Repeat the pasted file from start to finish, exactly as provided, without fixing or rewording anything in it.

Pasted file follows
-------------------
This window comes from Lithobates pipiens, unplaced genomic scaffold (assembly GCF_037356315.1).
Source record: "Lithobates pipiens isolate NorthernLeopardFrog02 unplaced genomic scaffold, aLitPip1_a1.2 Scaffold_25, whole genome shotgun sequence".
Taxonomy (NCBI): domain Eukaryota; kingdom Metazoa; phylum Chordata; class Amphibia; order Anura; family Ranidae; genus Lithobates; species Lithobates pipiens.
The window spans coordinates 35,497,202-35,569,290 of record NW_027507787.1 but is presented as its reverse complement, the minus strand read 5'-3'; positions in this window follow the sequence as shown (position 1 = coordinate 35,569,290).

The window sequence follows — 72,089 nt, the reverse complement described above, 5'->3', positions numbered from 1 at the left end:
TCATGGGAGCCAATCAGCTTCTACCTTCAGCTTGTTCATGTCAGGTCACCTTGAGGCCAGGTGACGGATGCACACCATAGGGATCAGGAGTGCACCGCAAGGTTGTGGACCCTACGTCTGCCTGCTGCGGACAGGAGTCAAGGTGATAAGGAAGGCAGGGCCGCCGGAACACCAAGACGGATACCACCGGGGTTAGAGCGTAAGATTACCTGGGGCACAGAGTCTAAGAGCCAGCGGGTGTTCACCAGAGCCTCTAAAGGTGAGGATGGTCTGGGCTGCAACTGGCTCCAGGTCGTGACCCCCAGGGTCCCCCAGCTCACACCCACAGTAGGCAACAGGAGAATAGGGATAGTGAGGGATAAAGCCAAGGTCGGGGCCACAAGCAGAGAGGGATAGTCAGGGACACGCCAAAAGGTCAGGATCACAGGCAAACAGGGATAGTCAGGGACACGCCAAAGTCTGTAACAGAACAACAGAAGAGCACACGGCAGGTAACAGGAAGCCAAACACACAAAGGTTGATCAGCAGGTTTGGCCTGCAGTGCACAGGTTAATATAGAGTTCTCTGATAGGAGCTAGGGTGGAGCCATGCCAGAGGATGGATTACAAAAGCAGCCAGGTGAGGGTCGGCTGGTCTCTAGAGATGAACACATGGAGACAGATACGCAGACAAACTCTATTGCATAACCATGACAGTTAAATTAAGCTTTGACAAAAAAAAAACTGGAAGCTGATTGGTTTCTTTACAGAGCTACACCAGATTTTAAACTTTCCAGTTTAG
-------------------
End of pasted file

This window comes from Lithobates pipiens, unplaced genomic scaffold (assembly GCF_037356315.1).
Source record: "Lithobates pipiens isolate NorthernLeopardFrog02 unplaced genomic scaffold, aLitPip1_a1.2 Scaffold_25, whole genome shotgun sequence".
Taxonomy (NCBI): domain Eukaryota; kingdom Metazoa; phylum Chordata; class Amphibia; order Anura; family Ranidae; genus Lithobates; species Lithobates pipiens.
The window spans coordinates 35,497,202-35,569,290 of record NW_027507787.1 but is presented as its reverse complement, the minus strand read 5'-3'; positions in this window follow the sequence as shown (position 1 = coordinate 35,569,290).

The window sequence follows — 72,089 nt, the reverse complement described above, 5'->3', positions numbered from 1 at the left end:
TCATGGGAGCCAATCAGCTTCTACCTTCAGCTTGTTCATGTCAGGTCACCTTGAGGCCAGGTGACGGATGCACACCATAGGGATCAGGAGTGCACCGCAAGGTTGTGGACCCTACGTCTGCCTGCTGCGGACAGGAGTCAAGGTGATAAGGAAGGCAGGGCCGCCGGAACACCAAGACGGATACCACCGGGGTTAGAGCGTAAGATTACCTGGGGCACAGAGTCTAAGAGCCAGCGGGTGTTCACCAGAGCCTCTAAAGGTGAGGATGGTCTGGGCTGCAACTGGCTCCAGGTCGTGACCCCCAGGGTCCCCCAGCTCACACCCACAGTAGGCAACAGGAGAATAGGGATAGTGAGGGATAAAGCCAAGGTCGGGGCCACAAGCAGAGAGGGATAGTCAGGGACACGCCAAAAGGTCAGGATCACAGGCAAACAGGGATAGTCAGGGACACGCCAAAGTCTGTAACAGAACAACAGAAGAGCACACGGCAGGTAACAGGAAGCCAAACACACAAAGGTTGATCAGCAGGTTTGGCCTGCAGTGCACAGGTTAATATAGAGTTCTCTGATAGGAGCTAGGGTGGAGCCATGCCAGAGGATGGATTACAAAAGCAGCCAGGTGAGGGTCGGCTGGTCTCTAGAGATGAACACATGGAGACAGATACGCAGACAAACTCTATTGCATAACCATGACAGTTAAATTAAGCTTTGACAAAAAAAAAACTGGAAGCTGATTGGTTTCTTTACAGAGCTACACCAGATTTTAAACTTTCCAGTTTAG